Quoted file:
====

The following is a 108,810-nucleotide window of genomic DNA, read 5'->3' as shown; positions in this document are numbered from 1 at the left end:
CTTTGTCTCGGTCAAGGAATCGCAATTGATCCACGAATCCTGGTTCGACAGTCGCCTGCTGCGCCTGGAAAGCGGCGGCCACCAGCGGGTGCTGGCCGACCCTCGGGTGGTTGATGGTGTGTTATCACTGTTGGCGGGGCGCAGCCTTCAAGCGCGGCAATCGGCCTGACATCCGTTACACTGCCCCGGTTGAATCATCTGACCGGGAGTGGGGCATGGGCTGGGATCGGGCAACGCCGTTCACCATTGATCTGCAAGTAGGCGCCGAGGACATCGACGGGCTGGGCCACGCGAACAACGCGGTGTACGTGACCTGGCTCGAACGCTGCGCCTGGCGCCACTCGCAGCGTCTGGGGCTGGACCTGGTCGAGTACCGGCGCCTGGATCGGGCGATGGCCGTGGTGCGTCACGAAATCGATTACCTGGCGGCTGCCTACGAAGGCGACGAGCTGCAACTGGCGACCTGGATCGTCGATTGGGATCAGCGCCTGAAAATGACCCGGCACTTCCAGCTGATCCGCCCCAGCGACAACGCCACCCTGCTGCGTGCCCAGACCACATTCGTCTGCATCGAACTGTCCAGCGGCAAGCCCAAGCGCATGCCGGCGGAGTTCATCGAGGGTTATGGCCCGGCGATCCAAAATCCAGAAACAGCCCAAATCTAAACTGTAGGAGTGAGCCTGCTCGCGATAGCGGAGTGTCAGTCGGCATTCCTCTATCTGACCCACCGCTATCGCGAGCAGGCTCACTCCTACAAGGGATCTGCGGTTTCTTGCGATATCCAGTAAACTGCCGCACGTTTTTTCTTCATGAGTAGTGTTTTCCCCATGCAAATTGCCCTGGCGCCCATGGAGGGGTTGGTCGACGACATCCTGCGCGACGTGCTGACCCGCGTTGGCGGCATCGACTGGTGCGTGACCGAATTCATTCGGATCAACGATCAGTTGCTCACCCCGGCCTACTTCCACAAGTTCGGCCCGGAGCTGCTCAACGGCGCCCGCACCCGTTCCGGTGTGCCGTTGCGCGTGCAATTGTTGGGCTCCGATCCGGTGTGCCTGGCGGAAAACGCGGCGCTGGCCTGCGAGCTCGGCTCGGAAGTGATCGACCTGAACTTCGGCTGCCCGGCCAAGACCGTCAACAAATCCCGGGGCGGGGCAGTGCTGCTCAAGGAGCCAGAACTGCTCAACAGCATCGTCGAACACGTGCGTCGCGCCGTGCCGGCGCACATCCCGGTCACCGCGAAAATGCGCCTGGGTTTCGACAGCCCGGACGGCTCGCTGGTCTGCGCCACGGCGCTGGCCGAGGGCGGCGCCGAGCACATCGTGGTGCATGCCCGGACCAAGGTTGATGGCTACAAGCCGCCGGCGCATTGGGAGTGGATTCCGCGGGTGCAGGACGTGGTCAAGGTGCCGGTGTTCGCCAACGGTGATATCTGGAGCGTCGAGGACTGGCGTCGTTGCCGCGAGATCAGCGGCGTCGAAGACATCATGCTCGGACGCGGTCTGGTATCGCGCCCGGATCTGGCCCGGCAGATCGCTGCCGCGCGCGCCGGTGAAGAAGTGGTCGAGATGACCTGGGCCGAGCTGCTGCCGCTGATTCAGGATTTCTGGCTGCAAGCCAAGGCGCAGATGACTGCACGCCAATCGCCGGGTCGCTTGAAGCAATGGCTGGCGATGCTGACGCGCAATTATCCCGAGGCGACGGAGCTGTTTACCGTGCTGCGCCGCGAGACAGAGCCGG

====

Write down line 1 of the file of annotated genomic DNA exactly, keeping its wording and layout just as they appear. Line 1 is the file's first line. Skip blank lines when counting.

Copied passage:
The following is a 108,810-nucleotide window of genomic DNA, read 5'->3' as shown; positions in this document are numbered from 1 at the left end: